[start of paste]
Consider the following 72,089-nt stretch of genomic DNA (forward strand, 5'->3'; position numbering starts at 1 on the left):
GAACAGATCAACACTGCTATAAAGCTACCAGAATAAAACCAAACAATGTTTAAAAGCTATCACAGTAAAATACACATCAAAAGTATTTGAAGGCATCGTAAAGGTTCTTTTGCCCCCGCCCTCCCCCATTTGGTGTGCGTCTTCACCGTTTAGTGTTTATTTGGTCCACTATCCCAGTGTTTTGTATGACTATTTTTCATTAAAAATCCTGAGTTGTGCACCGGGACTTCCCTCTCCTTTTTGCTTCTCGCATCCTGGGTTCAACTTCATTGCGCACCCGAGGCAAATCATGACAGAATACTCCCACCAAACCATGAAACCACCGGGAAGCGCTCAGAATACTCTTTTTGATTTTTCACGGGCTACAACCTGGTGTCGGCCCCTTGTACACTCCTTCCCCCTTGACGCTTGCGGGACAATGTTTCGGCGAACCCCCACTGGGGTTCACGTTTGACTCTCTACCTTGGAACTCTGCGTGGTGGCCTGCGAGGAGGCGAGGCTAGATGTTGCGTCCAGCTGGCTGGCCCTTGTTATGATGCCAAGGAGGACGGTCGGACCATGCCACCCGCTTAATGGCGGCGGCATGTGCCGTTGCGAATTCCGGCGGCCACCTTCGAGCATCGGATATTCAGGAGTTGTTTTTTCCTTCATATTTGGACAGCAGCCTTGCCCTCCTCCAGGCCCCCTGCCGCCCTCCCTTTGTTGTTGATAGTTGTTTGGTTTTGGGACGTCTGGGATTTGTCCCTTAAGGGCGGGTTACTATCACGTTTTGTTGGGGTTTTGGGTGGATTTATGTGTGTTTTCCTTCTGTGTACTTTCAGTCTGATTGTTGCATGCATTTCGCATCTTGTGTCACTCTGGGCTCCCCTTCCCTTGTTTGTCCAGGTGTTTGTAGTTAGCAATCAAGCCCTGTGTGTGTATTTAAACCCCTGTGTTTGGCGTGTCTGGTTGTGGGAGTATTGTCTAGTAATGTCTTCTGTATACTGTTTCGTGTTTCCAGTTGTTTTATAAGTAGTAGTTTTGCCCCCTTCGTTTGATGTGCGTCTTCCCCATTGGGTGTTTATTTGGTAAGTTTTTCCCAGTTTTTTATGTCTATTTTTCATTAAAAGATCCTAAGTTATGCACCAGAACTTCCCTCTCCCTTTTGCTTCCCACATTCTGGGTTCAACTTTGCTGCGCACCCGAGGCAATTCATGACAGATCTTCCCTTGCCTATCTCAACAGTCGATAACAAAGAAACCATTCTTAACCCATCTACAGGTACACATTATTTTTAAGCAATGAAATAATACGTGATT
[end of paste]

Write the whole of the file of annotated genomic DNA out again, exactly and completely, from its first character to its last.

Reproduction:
Consider the following 72,089-nt stretch of genomic DNA (forward strand, 5'->3'; position numbering starts at 1 on the left):
GAACAGATCAACACTGCTATAAAGCTACCAGAATAAAACCAAACAATGTTTAAAAGCTATCACAGTAAAATACACATCAAAAGTATTTGAAGGCATCGTAAAGGTTCTTTTGCCCCCGCCCTCCCCCATTTGGTGTGCGTCTTCACCGTTTAGTGTTTATTTGGTCCACTATCCCAGTGTTTTGTATGACTATTTTTCATTAAAAATCCTGAGTTGTGCACCGGGACTTCCCTCTCCTTTTTGCTTCTCGCATCCTGGGTTCAACTTCATTGCGCACCCGAGGCAAATCATGACAGAATACTCCCACCAAACCATGAAACCACCGGGAAGCGCTCAGAATACTCTTTTTGATTTTTCACGGGCTACAACCTGGTGTCGGCCCCTTGTACACTCCTTCCCCCTTGACGCTTGCGGGACAATGTTTCGGCGAACCCCCACTGGGGTTCACGTTTGACTCTCTACCTTGGAACTCTGCGTGGTGGCCTGCGAGGAGGCGAGGCTAGATGTTGCGTCCAGCTGGCTGGCCCTTGTTATGATGCCAAGGAGGACGGTCGGACCATGCCACCCGCTTAATGGCGGCGGCATGTGCCGTTGCGAATTCCGGCGGCCACCTTCGAGCATCGGATATTCAGGAGTTGTTTTTTCCTTCATATTTGGACAGCAGCCTTGCCCTCCTCCAGGCCCCCTGCCGCCCTCCCTTTGTTGTTGATAGTTGTTTGGTTTTGGGACGTCTGGGATTTGTCCCTTAAGGGCGGGTTACTATCACGTTTTGTTGGGGTTTTGGGTGGATTTATGTGTGTTTTCCTTCTGTGTACTTTCAGTCTGATTGTTGCATGCATTTCGCATCTTGTGTCACTCTGGGCTCCCCTTCCCTTGTTTGTCCAGGTGTTTGTAGTTAGCAATCAAGCCCTGTGTGTGTATTTAAACCCCTGTGTTTGGCGTGTCTGGTTGTGGGAGTATTGTCTAGTAATGTCTTCTGTATACTGTTTCGTGTTTCCAGTTGTTTTATAAGTAGTAGTTTTGCCCCCTTCGTTTGATGTGCGTCTTCCCCATTGGGTGTTTATTTGGTAAGTTTTTCCCAGTTTTTTATGTCTATTTTTCATTAAAAGATCCTAAGTTATGCACCAGAACTTCCCTCTCCCTTTTGCTTCCCACATTCTGGGTTCAACTTTGCTGCGCACCCGAGGCAATTCATGACAGATCTTCCCTTGCCTATCTCAACAGTCGATAACAAAGAAACCATTCTTAACCCATCTACAGGTACACATTATTTTTAAGCAATGAAATAATACGTGATT